3. Brad Warthen

    Grammies? Don’t talk Grammies to me! The other day I heard somebody talking (on public radio, I think) about the Grammies, and what a great show it was going to be, and how much higher the ratings would be, because THIS year, unlike in recent years, they were going to have a lot of NAME acts that everybody would want to tune in to see and hear.

    So I waited, and finally this enthusiastic guy got specific, and named some of these gods of popular music. And I haven’t heard of any of them. Maybe I had read their names somewhere, but just didn’t know how they were pronounced or something, but I hit a blank on every one.

    I thought maybe it would help if they’d play a few bars of music from each of them. But it didn’t. They DID play some selections, and none rang any bells.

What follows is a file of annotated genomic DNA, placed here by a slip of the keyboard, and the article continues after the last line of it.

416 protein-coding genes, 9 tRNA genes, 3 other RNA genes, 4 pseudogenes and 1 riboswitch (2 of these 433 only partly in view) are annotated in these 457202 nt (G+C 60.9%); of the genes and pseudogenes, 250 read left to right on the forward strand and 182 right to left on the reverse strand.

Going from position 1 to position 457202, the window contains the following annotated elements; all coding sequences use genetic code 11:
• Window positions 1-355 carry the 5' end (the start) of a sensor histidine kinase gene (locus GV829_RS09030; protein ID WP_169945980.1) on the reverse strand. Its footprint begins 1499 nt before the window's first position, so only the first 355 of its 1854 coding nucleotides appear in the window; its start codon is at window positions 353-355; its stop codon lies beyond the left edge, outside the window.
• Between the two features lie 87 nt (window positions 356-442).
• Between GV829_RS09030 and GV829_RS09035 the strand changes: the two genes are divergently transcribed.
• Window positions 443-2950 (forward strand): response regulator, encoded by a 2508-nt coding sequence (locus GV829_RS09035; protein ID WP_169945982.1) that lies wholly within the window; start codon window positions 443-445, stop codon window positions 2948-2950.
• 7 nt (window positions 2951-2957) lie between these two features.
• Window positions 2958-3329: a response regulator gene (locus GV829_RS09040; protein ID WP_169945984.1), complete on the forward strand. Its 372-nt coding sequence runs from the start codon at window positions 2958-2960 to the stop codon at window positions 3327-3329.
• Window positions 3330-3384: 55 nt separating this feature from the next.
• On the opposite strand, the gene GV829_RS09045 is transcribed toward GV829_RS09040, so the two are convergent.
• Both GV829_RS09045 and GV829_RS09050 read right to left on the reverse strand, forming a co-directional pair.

This actually surprised me, because I do hear SOME contemporary music, on 99.3. But apparently the “independent alternative” acts aren’t boffo box office.

    One more thought, just to cement my rep as an old fogie: Not only had I not heard any of these acts, not one of the clips they played made me WANT to know them. They were stunningly ordinary-sounding; no originality at all. I like to think that if I’d heard “I Wanna Hold Your Hand” for the first time on the radio at age 55, I would have at least have noted it’s originality. It was unlike anything heard before. But these big acts today sound like so much wallpaper. The music industry really is moribund, just as everyone says.

  4. KP

    “Please Read the Letter,” Alison Krauss and Robert Plant. I don’t know, I just heard a blurb, but it made me want to buy it.

  5. Lee Muller

    The term, “budget cuts”, is intended to mislead us into thinking management is spending less than last year, when they are only saying they might have spend less than they wanted to.